Korean hostage crisis pressures US, Karzai By Donald Kirk
WASHINGTON - The crisis of the Korean hostages in Afghanistan confronts the
United States with yet another seemingly insurmountable problem in negotiations
with South Korea.
Just as Washington and Seoul appeared to have sorted out their differences on
dealing with North Korea, they now have to settle very quickly on what to do to
win freedom for the 22 South Koreans, most of them women, who've been held by
for nearly two weeks.
The crux of the controversy is whether to bring pressure on the US-backed
government of Afghan President Hamid Karzai to bow to the demands of the
Taliban for the release of a number of Taliban prisoners in exchange for
release of the hostages. The Taliban have set deadline after deadline for
killing them if their demands are not met.
South Korean Foreign Minister Song Min-soon pleaded the case of his government
in a telephone call to US Secretary of State Condoleezza Rice. Word here is
that Song asked Rice to urge Karzai to agree to the release of at least eight
Taliban prisoners - something Karzai is dead set against doing.
Song made his plea after high-level South Korean negotiators appeared to have
failed completely in their efforts at negotiations. First Vice Foreign Minister
Cho Jung-pyo went to Kabul, and then the chief presidential secretary for
security policy, Baek Jong-chun, joined him.
Finally, President Roh Moo-hyun telephoned Karzai, in effect asking him,
please, do what you have to do to obtain freedom for our people. Besides urging
the release of Taliban prisoners, the South Korean government is dangling the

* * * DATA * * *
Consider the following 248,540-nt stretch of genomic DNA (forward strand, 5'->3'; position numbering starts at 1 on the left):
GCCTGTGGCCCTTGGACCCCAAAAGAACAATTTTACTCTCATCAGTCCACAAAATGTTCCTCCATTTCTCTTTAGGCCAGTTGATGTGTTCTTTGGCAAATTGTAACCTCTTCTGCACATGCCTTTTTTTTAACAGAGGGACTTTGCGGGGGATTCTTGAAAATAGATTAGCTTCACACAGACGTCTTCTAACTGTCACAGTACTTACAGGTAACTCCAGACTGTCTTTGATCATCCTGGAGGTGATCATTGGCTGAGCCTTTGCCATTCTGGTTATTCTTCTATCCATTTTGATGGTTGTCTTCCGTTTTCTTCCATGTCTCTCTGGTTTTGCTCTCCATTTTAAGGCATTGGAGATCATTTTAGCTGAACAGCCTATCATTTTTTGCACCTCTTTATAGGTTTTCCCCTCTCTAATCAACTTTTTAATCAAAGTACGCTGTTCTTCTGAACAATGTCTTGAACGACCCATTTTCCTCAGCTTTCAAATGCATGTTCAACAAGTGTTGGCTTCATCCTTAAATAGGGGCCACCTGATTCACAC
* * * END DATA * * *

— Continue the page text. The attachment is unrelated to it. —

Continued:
bait of an enormous amount of money if that's what it will take to win their
Authorities are driven by two fears reflecting the passions of the struggle for
Afghanistan. First is the fear that Afghan troops will go on the offensive,
attacking the redoubts where the hostages are held, placing their lives in
jeopardy. The Afghan government has said force may be needed, since
negotiations apparently have gone nowhere.
Second is the contrary fear that the Taliban will indeed begin killing hostages
"one by one", as one of them has said in a telephone conversation sanctioned by
the Taliban, most likely on a Taliban mobile telephone, with a Western
No one doubts the Taliban are capable of doing just that. They claimed their
first casualty last week when they killed the leader of the group, a
42-year-old pastor who had made previous trips to Afghanistan.
Pastor Bae Hyung-kyu was one of six men in the group. Most of the 17 women on
the mission were nurses. The kidnappers have provided no clue, though, as to
whether they might go on killing the men before turning their guns on the
Bae's body, riddled with 10 bullet holes, was supposedly on its way back to
Seoul after some discussion on whether to leave it at a US base until all the
members of his group were released and they could accompany the body back to
That discussion reveals the religious zeal of a group that denies it's
proselytizing or spreading the word of God, that is, the Christian God, among
some of the world's most dedicated Muslim people. The Presbyterian church in a
Seoul suburb that sent the group to Afghanistan has said their mission was
strictly to dispense medical aid.
Reports are circulating in Korea, though, that members of the group seized any
chance to pray - and offended Afghans while they were at it. According to one
report, they entered an empty mosque and began singing Christian hymns.
The religious fervor of the group has been the topic of debate in Korea, where
people seem divided on whether to applaud the group for their dedication and